This morning, neighborhood gumshoe blog Tribeca Citizen reported that Pearl River Mart has secured a new, smaller home in Tribeca—six months after its brocade coin purse and paper lantern emporium on Broadway shuttered in the face of a massive rent hike.
The possible new location, reported without sourcing, is 395 Broadway on the corner of Walker Street in Tribeca, a ground floor space with an accompanying mezzanine and basement totaling 5,725 square feet (that's a humbler home than 477 Broadway in Soho, which clocked at 30,000 square feet).
JP Sutro, the managing director for 395 Broadway leaser Lee & Associates, refused to confirm anything on the record on Tuesday. "Where'd you hear that?" he asked us. "I can't really confirm anything on this end, because we're still working on a portion of the building and the landlord hasn't really given an answer on what he wants done with it."
A spokeswoman for Pearl River also declined to divulge details, though she confirmed some news is pending. "Great to hear from you," she said. "Pearl River will be making an announcement tomorrow regarding their plans." Asked to elaborate, she said the exclusive has been given to a "business paper."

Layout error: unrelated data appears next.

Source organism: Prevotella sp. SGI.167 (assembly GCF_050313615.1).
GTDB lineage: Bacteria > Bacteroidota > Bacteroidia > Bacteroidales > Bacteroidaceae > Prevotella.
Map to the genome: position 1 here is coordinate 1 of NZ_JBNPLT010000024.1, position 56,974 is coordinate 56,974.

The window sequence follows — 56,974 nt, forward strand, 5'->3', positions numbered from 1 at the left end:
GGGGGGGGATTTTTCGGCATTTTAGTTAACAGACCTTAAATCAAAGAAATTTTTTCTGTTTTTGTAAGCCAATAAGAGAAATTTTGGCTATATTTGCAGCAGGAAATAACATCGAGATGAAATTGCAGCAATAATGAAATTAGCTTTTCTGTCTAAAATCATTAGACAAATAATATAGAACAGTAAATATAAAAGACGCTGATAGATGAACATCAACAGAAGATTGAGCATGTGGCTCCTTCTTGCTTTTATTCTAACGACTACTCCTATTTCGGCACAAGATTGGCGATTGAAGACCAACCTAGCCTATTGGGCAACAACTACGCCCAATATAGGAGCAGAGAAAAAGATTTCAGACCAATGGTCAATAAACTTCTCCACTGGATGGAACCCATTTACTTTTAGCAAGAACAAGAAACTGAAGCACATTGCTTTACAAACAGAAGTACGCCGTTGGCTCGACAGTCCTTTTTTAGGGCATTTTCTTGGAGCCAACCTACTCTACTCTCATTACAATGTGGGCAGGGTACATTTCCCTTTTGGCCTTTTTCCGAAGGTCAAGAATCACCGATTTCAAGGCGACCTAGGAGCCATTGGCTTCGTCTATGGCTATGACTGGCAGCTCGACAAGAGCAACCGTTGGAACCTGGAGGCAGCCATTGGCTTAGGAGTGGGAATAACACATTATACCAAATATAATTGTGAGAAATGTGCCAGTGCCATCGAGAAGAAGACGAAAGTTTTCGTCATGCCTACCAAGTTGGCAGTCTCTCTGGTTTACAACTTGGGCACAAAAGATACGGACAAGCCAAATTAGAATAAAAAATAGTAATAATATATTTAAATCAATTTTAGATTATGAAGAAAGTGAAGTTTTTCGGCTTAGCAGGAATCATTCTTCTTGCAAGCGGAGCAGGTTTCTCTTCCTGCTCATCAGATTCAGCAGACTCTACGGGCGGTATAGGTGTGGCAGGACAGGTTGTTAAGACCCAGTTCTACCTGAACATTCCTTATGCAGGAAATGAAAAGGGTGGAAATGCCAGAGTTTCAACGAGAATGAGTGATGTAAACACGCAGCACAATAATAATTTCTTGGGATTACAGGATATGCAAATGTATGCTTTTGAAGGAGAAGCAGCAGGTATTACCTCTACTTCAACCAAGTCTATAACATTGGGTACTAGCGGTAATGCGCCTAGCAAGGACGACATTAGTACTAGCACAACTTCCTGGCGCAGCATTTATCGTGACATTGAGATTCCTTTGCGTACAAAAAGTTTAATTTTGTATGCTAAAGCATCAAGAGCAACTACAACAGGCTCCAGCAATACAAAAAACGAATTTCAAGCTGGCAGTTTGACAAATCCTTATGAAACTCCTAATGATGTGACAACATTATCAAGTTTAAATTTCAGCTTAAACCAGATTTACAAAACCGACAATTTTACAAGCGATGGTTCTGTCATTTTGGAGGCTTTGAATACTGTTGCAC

All of this suggests that Tribeca Citizen is on to something. Regardless, we won't have to wait long for confirmation.
Pearl River Mart was co-founded in 1971, under the name Chinese Native Products, by company president Ching Yeh Chen, her husband Ming Yi Chen, and a group of student activists from China, Hong Kong, and Taiwan. The Chens' original store location was on Elizabeth Street in Chinatown. Taking the name Pearl River in 1978, the store made a pit-stop on the corner of Canal and Broadway in 1986 before settling into 477 Broadway.
When news of the old location's pending closure broke in April 2015, Ching Yeh Chen told us plans for a smaller location were in the works (in addition to the online shop, which you can browse here).
"We truly believe that to have a strong and modern website, and take advantage of the social media, is one of the major things that Pearl River has to do," she said, adding that "a brick-and-mortar of a much smaller size would be important too, because that's part of Pearl River. People can spend hours here!"